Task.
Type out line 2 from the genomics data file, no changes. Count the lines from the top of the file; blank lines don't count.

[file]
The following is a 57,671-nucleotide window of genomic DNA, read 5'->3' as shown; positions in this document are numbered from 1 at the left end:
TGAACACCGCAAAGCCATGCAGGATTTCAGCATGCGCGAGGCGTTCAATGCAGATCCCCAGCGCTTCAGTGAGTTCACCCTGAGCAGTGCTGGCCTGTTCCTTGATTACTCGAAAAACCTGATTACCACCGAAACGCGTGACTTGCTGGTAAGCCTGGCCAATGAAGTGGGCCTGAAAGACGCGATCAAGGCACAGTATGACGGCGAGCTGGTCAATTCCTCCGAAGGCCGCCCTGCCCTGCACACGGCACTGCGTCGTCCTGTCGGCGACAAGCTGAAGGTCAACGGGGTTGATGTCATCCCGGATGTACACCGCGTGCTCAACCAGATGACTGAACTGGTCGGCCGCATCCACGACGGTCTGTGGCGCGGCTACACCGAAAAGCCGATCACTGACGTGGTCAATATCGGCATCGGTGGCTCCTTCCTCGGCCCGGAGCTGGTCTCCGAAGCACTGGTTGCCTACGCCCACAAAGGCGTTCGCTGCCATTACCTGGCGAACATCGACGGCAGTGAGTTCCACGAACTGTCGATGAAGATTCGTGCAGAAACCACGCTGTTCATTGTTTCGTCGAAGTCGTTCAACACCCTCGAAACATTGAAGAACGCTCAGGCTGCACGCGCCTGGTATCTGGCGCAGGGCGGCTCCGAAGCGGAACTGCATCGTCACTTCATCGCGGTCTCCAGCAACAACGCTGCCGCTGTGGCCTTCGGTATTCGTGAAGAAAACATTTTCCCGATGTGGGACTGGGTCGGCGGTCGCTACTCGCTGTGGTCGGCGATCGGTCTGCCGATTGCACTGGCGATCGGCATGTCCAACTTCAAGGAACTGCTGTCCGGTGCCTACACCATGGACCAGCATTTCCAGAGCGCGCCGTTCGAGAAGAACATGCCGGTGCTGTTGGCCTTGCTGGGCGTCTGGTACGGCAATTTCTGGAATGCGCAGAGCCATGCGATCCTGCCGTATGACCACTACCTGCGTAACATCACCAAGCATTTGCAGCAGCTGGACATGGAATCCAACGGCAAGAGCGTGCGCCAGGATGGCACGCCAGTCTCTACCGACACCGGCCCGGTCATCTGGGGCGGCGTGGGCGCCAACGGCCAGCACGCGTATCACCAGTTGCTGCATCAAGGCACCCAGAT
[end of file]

TGAACACCGCAAAGCCATGCAGGATTTCAGCATGCGCGAGGCGTTCAATGCAGATCCCCAGCGCTTCAGTGAGTTCACCCTGAGCAGTGCTGGCCTGTTCCTTGATTACTCGAAAAACCTGATTACCACCGAAACGCGTGACTTGCTGGTAAGCCTGGCCAATGAAGTGGGCCTGAAAGACGCGATCAAGGCACAGTATGACGGCGAGCTGGTCAATTCCTCCGAAGGCCGCCCTGCCCTGCACACGGCACTGCGTCGTCCTGTCGGCGACAAGCTGAAGGTCAACGGGGTTGATGTCATCCCGGATGTACACCGCGTGCTCAACCAGATGACTGAACTGGTCGGCCGCATCCACGACGGTCTGTGGCGCGGCTACACCGAAAAGCCGATCACTGACGTGGTCAATATCGGCATCGGTGGCTCCTTCCTCGGCCCGGAGCTGGTCTCCGAAGCACTGGTTGCCTACGCCCACAAAGGCGTTCGCTGCCATTACCTGGCGAACATCGACGGCAGTGAGTTCCACGAACTGTCGATGAAGATTCGTGCAGAAACCACGCTGTTCATTGTTTCGTCGAAGTCGTTCAACACCCTCGAAACATTGAAGAACGCTCAGGCTGCACGCGCCTGGTATCTGGCGCAGGGCGGCTCCGAAGCGGAACTGCATCGTCACTTCATCGCGGTCTCCAGCAACAACGCTGCCGCTGTGGCCTTCGGTATTCGTGAAGAAAACATTTTCCCGATGTGGGACTGGGTCGGCGGTCGCTACTCGCTGTGGTCGGCGATCGGTCTGCCGATTGCACTGGCGATCGGCATGTCCAACTTCAAGGAACTGCTGTCCGGTGCCTACACCATGGACCAGCATTTCCAGAGCGCGCCGTTCGAGAAGAACATGCCGGTGCTGTTGGCCTTGCTGGGCGTCTGGTACGGCAATTTCTGGAATGCGCAGAGCCATGCGATCCTGCCGTATGACCACTACCTGCGTAACATCACCAAGCATTTGCAGCAGCTGGACATGGAATCCAACGGCAAGAGCGTGCGCCAGGATGGCACGCCAGTCTCTACCGACACCGGCCCGGTCATCTGGGGCGGCGTGGGCGCCAACGGCCAGCACGCGTATCACCAGTTGCTGCATCAAGGCACCCAGAT